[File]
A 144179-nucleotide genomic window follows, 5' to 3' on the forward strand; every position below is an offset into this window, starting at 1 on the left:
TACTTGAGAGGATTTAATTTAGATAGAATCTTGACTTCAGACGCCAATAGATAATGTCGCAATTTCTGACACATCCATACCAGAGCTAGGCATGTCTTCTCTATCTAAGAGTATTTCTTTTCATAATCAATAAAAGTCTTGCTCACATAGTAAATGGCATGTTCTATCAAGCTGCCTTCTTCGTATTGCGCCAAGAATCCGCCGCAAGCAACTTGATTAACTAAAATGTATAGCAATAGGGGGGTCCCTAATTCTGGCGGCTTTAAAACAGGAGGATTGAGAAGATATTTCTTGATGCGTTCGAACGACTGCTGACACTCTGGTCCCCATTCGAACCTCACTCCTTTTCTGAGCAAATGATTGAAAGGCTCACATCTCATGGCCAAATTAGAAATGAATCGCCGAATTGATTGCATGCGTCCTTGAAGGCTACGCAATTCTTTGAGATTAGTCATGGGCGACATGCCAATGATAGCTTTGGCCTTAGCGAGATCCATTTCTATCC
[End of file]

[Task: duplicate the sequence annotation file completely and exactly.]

A 144179-nucleotide genomic window follows, 5' to 3' on the forward strand; every position below is an offset into this window, starting at 1 on the left:
TACTTGAGAGGATTTAATTTAGATAGAATCTTGACTTCAGACGCCAATAGATAATGTCGCAATTTCTGACACATCCATACCAGAGCTAGGCATGTCTTCTCTATCTAAGAGTATTTCTTTTCATAATCAATAAAAGTCTTGCTCACATAGTAAATGGCATGTTCTATCAAGCTGCCTTCTTCGTATTGCGCCAAGAATCCGCCGCAAGCAACTTGATTAACTAAAATGTATAGCAATAGGGGGGTCCCTAATTCTGGCGGCTTTAAAACAGGAGGATTGAGAAGATATTTCTTGATGCGTTCGAACGACTGCTGACACTCTGGTCCCCATTCGAACCTCACTCCTTTTCTGAGCAAATGATTGAAAGGCTCACATCTCATGGCCAAATTAGAAATGAATCGCCGAATTGATTGCATGCGTCCTTGAAGGCTACGCAATTCTTTGAGATTAGTCATGGGCGACATGCCAATGATAGCTTTGGCCTTAGCGAGATCCATTTCTATCC